Advance Child Tax Credit Payments in 2021
Updated: Sep 21
IRS - The American Rescue Plan raised the maximum Child Tax Credit (CTC) in 2021 to $3,600 for children under the age of 6 and to $3,000 per child for children ages 6 through 17. Before 2021, the credit was worth up to $2,000 per eligible child.
The new maximum credit is available to taxpayers with a modified adjusted gross income (AGI) of:
$75,000 or less for singles,
$112,500 or less for heads of household and
$150,000 or less for married couples filing a joint return and qualified widows and widowers.
For most people, modified AGI is the amount shown on Line 11 of their 2020 Form 1040 or 1040-SR. Above these income thresholds, the extra amount above the original $2,000 credit — either $1,000 or $1,600 per child — is reduced by $50 for every $1,000 in modified AGI. In addition, the credit is fully refundable for 2021. This means that eligible families can get it, even if they owe no federal income tax. Before this year, the refundable portion was limited to $1,400 per child.
The American Rescue Plan directs the IRS to make advance monthly payments of half the estimated CTC. The IRS will make payments from July through the end of the year. The first monthly payment will be made on July 15, 2021.
Eligible families will receive a payment of up to $300 per month for each child under age 6, and up to $250 per month for each child ages 6 through 17. Most families will begin receiving monthly payments automatically next month without any further action required.
To qualify for advance Child Tax Credit payments, you — and your spouse, if you filed a joint return — must have:
Filed a 2019 or 2020 tax return and claimed the Child Tax Credit on the return; or
Given us your information in 2020 to receive the Economic Impact Payment using the Non-Filers: Enter Payment Info Here tool; and
A main home in the United States for more than half the year (the 50 states and the District of Columbia) or file a joint return with a spouse who has a main home in the United States for more than half the year; and
A qualifying child who is under age 18 at the end of 2021 and who has a valid Social Security number; and
Made less than certain income limits.
$75,000 or less for singles,
$112,500 or less for heads of household, and
$150,000 or less for married filing jointly taxpayers and qualified widows/widowers.
Check your eligibility at the IRS Child Tax Credit Eligibility Assistant.
Use this Update Portal tool to:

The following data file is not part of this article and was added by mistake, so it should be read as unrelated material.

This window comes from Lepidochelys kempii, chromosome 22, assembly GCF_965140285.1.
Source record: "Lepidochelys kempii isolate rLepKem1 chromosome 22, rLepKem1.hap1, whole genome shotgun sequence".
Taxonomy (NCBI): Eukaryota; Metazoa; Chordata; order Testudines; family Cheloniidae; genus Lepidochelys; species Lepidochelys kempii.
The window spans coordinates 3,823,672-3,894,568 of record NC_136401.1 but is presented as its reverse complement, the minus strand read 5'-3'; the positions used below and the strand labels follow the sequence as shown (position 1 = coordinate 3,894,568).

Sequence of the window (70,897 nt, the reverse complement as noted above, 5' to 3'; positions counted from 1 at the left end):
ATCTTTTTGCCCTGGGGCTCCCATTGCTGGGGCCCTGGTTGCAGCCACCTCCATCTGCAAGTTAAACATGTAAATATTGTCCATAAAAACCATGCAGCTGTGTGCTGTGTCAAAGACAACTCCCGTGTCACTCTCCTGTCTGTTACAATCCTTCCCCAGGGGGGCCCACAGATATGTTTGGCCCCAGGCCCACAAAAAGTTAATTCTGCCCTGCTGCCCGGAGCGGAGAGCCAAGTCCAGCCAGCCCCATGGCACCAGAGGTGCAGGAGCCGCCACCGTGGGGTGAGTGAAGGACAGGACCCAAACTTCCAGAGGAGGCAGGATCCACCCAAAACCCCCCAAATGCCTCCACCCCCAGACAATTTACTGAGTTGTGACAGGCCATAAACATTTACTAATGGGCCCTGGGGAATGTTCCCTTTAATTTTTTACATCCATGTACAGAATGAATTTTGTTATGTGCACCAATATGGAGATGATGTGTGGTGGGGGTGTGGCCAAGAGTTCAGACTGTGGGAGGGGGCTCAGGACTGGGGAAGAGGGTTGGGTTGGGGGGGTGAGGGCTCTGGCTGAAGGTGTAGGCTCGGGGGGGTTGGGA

Check if you’re enrolled for advance payments
Unenroll from advance payments
Update your bank account and mailing address
View your payments
In the coming months you will be able to use the tool to notify the IRS about changes in your circumstances for 2021 in certain situations that will update the amount of your advance payment.
Unenroll From Advance Payments
You may want to unenroll from receiving advance Child Tax Credit payments for several reasons, including if you expect the amount of tax you owe to be greater than your expected refund when you file your 2021 tax return. The payments you receive are an advance of the Child Tax Credit that you would normally get when you file your 2021 tax return. Because these credits are paid in advance, every dollar you receive will reduce the amount of Child Tax Credit you will claim on your 2021 tax return. This means that by accepting advance child tax credit payments, the amount of your refund may be reduced or the amount of tax you owe may increase.
Examples that you may not qualify for the Child Tax Credit when you file your 2021 return:
Your income in 2021 is too high to qualify you for the credit.
Someone else (an ex-spouse or another family member, for example) qualifies to claim your child or children as dependents in 2021.
Your main home was outside of the United States for more than half of 2021.
You may avoid owing tax to the IRS if you unenroll and claim the entire credit when you file your 2021 tax return.
Unenroll from Advance Payments at the IRS Child Tax Credit Update Portal.
Note that there is a deadline to unenroll and both spouses of a married couple filing jointly need to unenroll before the payments are made.
New tool helps non-filers register
For families who don’t normally file an income tax return, another easy option is to register for these advance payments using the new Non-filer Sign-up Tool, introduced recently, and available only on IRS.gov. Among other things, the tool asks users to supply current bank information, along with key details about themselves and their qualifying children. The tool then automatically fills in a very basic 2020 federal income tax return that is electronically sent to the IRS.